The crisis derogations, which were introduced in 2009(1) to allow member states to apply for assistance for workers made redundant as a consequence of the crisis (as opposed to only' because of globalisation), could well disappear, on 31 December 2011. The European Commission's proposal to prolong the exemptions did not receive the support of a qualified majority of member states at the Employment and Social Affairs Council, on 1 December. This is in spite of the four compromise proposals introduced by the Polish Presidency and the opening messages of a majority of member states. "It it is with disappointment and puzzlement that I heard the interventions made by the various member states. The EGF is only a small but important EU contribution to the fight against mass unemployment. [...] What is more, the crisis will not end on 31 December 2011," said the Commissioner for Employment and Social Affairs, Laszlo Andor, who had previously received the full support of the European Parliament.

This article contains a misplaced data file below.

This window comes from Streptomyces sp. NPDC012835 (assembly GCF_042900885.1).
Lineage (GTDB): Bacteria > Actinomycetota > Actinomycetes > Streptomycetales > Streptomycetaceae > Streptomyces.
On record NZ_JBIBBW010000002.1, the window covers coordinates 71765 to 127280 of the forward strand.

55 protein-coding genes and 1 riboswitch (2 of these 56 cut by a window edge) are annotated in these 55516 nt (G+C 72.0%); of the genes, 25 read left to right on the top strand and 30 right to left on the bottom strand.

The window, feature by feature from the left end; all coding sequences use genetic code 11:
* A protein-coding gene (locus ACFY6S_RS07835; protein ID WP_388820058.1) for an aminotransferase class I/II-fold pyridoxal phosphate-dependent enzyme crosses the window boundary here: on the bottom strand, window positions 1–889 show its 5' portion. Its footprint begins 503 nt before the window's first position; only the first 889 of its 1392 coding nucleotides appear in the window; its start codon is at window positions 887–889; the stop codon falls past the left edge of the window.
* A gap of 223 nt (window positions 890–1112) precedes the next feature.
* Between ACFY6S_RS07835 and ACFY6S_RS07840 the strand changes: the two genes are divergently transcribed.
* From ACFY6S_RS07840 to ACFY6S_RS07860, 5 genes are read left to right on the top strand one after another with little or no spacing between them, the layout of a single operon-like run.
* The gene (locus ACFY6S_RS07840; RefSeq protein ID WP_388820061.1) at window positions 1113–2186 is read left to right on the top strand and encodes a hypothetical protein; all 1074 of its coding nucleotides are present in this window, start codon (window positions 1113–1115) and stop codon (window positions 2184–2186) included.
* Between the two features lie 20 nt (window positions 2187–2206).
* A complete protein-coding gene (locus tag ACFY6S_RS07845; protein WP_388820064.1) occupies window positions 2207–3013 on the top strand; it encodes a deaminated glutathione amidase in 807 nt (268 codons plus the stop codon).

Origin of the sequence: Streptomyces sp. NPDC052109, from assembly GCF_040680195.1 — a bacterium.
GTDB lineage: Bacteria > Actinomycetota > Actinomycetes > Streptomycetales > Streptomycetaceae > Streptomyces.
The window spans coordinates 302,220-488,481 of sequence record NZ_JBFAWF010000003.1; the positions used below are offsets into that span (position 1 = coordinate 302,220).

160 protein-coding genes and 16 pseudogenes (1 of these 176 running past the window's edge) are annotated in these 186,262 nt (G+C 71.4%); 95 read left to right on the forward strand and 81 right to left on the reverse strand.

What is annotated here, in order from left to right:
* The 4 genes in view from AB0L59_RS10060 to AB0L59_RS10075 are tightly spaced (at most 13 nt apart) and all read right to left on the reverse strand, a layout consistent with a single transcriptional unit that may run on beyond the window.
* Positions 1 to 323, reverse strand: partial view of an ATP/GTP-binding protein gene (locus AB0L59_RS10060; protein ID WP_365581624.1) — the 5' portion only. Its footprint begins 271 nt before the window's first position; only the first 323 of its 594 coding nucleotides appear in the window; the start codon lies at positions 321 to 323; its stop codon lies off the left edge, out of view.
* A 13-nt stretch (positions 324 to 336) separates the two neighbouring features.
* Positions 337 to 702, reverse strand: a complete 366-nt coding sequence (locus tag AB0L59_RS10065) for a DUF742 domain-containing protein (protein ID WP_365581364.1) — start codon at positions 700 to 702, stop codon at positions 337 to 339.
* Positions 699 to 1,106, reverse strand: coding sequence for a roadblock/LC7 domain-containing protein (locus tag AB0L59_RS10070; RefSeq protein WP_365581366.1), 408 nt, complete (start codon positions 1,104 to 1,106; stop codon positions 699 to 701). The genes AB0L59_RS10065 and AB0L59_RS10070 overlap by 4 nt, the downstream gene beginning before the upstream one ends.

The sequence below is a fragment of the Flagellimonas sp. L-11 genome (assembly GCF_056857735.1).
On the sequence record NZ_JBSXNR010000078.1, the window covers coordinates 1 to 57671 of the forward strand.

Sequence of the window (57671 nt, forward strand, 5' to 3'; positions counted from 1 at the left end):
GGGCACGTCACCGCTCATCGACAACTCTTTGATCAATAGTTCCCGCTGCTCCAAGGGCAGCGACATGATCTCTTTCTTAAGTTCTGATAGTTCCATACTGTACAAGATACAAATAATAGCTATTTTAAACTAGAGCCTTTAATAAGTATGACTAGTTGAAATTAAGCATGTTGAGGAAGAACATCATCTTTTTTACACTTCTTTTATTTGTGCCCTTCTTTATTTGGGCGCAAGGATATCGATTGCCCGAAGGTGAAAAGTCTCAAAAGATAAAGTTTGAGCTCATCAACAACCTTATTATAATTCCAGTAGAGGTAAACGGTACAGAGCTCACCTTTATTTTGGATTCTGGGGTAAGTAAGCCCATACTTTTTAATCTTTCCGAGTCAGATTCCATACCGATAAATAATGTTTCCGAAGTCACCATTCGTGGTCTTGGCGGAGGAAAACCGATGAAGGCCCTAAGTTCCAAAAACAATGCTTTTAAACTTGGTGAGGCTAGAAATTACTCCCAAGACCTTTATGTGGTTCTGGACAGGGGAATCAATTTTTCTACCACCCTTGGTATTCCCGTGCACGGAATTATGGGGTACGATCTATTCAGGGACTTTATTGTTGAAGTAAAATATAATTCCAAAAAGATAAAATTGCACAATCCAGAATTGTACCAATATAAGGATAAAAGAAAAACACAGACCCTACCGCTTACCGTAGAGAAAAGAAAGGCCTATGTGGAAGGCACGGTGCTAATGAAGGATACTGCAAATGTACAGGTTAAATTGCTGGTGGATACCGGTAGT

The EGF was created in 2006 to facilitate the professional reinsertion of workers who lose their job due to globalisation. In June 2010, the Commission proposed extending, until 31 December 2013, the derogations introduced a few years earlier to include workers made redundant because of the crisis, and also proposed upping the rate of co-financing to 65% (compared to the previous 50% rate). "We were already in a critical position in 2009 and it is the same today. In 2009 and 2010, it was quite clear that aid did not go to those who had really been affected by the crisis...

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